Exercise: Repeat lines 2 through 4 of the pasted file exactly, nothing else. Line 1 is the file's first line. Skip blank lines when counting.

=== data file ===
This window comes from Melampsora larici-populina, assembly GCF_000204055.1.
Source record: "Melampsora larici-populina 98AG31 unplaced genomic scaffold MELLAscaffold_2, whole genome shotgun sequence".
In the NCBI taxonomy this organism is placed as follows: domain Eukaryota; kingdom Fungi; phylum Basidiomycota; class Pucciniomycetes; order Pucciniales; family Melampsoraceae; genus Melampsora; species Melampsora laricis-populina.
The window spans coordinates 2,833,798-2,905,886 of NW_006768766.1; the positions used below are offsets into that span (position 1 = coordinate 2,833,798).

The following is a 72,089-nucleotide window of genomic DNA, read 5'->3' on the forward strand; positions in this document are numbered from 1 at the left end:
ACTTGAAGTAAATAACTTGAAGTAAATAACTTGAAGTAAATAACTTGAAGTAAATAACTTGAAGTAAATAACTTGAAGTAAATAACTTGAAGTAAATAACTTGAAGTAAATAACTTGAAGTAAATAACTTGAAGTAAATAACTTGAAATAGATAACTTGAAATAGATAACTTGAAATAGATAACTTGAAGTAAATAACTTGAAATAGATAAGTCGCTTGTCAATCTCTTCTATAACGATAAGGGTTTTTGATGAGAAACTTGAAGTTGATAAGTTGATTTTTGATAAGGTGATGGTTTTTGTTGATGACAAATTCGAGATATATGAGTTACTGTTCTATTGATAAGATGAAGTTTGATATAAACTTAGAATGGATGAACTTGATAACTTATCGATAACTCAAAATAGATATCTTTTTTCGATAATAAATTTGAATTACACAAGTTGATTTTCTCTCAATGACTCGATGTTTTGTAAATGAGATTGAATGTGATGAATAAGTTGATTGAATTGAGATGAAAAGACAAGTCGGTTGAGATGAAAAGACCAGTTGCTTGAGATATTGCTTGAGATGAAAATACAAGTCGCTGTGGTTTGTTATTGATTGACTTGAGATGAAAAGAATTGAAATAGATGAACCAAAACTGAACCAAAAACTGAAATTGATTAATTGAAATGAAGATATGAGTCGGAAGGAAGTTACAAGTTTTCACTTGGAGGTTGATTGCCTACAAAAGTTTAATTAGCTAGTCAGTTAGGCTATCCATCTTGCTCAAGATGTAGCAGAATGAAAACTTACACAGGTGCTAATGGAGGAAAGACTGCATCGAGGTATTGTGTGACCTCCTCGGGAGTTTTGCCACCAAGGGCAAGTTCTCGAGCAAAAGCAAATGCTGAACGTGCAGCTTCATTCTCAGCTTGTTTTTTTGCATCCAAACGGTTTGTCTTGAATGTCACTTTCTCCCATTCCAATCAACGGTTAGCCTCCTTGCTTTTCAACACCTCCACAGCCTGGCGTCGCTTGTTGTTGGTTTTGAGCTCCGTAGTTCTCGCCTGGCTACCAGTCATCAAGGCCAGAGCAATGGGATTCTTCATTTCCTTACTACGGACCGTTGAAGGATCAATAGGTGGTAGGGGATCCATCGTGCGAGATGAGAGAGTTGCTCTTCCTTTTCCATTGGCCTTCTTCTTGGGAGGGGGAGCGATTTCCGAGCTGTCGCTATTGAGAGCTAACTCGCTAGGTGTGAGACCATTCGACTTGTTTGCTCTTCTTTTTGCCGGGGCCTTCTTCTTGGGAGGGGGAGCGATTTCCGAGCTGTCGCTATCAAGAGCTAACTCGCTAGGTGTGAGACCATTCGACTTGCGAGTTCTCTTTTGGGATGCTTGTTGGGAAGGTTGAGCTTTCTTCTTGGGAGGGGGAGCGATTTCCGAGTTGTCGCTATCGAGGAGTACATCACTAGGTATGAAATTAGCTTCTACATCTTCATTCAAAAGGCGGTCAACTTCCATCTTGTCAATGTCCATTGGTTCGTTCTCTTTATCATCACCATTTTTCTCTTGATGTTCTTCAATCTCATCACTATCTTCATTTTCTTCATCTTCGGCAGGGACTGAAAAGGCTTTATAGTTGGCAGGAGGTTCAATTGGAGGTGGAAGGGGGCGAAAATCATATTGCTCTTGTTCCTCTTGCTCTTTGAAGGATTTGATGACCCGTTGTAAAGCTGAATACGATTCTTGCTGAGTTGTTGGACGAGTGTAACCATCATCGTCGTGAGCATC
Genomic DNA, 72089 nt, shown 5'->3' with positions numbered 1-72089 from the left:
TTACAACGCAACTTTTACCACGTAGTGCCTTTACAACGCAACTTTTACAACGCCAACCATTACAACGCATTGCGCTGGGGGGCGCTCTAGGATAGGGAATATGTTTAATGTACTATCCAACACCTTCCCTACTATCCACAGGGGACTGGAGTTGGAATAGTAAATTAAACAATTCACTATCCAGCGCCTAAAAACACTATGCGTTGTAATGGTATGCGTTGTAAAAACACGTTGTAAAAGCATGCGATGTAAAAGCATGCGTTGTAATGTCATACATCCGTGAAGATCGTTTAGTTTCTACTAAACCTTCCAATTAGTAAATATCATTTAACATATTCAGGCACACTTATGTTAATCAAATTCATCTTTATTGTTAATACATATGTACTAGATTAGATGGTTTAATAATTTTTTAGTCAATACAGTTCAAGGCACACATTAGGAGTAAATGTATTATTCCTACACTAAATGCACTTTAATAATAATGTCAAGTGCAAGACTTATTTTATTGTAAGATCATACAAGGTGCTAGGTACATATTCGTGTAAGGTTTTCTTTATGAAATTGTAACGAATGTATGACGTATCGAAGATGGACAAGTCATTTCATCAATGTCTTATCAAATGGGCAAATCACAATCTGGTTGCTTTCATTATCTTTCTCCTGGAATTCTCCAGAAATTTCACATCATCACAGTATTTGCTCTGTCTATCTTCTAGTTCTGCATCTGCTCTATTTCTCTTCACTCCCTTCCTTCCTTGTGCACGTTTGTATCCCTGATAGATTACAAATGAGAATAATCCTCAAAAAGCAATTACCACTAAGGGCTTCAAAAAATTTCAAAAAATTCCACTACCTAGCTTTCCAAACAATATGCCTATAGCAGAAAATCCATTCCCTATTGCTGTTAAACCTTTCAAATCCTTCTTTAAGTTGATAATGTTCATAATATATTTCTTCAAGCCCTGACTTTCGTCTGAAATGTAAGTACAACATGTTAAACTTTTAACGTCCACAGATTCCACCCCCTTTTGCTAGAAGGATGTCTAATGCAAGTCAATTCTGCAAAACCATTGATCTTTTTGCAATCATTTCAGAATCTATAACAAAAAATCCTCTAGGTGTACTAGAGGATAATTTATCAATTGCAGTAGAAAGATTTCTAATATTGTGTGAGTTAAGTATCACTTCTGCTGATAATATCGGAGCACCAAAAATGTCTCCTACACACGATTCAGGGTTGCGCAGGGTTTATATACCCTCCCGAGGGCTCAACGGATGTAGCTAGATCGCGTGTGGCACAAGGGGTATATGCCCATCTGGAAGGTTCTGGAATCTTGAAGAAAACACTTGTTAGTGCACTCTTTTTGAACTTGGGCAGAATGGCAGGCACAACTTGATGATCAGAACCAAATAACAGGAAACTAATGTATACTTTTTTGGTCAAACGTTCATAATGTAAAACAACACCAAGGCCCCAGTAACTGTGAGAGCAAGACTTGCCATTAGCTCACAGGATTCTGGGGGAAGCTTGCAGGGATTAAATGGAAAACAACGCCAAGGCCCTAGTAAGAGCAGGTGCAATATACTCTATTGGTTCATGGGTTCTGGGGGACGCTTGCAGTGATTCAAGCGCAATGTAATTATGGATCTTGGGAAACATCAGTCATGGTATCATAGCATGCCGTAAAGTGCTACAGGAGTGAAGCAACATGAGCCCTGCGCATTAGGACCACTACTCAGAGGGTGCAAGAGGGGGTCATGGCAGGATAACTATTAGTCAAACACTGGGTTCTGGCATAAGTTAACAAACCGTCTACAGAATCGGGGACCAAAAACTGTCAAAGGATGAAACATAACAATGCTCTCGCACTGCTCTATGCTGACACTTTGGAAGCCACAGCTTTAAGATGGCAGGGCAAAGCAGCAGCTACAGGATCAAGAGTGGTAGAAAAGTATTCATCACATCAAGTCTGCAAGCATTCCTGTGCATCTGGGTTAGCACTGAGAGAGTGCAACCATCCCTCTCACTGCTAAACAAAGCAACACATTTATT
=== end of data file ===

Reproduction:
Source record: "Melampsora larici-populina 98AG31 unplaced genomic scaffold MELLAscaffold_2, whole genome shotgun sequence".
In the NCBI taxonomy this organism is placed as follows: domain Eukaryota; kingdom Fungi; phylum Basidiomycota; class Pucciniomycetes; order Pucciniales; family Melampsoraceae; genus Melampsora; species Melampsora laricis-populina.
The window spans coordinates 2,833,798-2,905,886 of NW_006768766.1; the positions used below are offsets into that span (position 1 = coordinate 2,833,798).